Shortlisted for the Spread the Word : Books to Talk About 2008.I adore the American small town dramatic novel, preferably with a murder, and this debut is one of the best in this area. The characterisation is superb, the prejudice and pettiness beautifully handled and the heroine has such a dilemma you really cannot see how she will get through. Suspenseful, addictive and truly memorable, it is a must-read if ever there was one.Comparison: Adriana Trigiani, Rebecca Wells, Alice Hoffman.Similar this month: None, but try Annabel Dilke or Nicky Pellegrino.
The title says it all for this is Italy and food, emotions and secrets, loyalties and a sense of place as three generations of women escape or return to this bewitching southern region. A really pleasant, comfortable, dual-time tale.Comparison: Joanne Harris, Elizabeth Buchan, Sarah Harrison.Similar this month: Sara MacDonald, Lisa Jewell.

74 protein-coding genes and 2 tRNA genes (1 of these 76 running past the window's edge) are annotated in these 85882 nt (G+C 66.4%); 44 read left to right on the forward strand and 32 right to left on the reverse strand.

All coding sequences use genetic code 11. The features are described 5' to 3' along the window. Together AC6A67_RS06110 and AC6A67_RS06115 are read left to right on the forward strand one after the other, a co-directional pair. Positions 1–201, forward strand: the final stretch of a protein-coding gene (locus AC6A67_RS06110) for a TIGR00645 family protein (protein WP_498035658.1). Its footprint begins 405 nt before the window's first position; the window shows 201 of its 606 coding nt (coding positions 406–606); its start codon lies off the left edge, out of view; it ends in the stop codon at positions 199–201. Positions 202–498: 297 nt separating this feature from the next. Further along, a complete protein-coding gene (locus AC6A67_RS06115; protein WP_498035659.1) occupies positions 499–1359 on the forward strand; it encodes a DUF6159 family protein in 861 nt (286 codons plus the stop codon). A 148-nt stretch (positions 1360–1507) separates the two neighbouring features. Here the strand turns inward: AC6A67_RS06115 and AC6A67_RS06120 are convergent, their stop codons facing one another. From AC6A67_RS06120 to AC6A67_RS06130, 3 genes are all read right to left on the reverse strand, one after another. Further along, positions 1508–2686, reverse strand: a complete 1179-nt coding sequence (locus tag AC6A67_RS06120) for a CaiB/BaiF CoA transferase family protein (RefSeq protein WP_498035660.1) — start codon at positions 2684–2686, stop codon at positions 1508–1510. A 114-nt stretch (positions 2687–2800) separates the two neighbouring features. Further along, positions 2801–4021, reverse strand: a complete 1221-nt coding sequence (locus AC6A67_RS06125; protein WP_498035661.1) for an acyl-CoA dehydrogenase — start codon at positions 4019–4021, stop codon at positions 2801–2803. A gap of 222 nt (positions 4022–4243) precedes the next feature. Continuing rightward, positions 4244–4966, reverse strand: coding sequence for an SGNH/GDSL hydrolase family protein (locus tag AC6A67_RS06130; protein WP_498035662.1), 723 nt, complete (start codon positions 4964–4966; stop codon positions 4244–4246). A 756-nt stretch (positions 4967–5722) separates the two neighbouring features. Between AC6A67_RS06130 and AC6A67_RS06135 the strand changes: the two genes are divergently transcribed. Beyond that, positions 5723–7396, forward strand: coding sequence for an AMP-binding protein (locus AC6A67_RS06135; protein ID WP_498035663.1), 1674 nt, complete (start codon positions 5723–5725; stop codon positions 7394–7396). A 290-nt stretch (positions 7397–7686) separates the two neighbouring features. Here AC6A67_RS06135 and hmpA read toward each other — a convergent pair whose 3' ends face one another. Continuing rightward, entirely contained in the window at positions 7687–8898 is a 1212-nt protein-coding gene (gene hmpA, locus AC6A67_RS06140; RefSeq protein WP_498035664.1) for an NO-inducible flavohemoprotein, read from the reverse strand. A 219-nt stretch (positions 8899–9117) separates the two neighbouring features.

A lovely new, warm, Irish voice telling the story of three friends and how outwardly their lives seem content but inwardly … oh dear. It is very much Cathy Kelly territory.Comparison: Cathy Kelly, Sheila O’Flanagan, Patricia Scanlan.Similar this month: Sinead Moriarty, Sophie King.
Fabulous First-time Fiction
Reading a fabulous debut is a truly thrilling reading experience. It can feel as though you are discovering a treasure hoard for the fervent bibliophile. Not only do you hold in your hands a gem of a book, but all the books yet to come. If you've been in at the start of a great series you’ll know exactly what we mean. You can rely on LoveReading to tell you about the debut’s that have called out to us, that give us that tingle of revelation. So do keep an eye out for our debut section on the site and in our newsletters where we highlight our favourites of the month. Our competition page is also a good place to haunt too!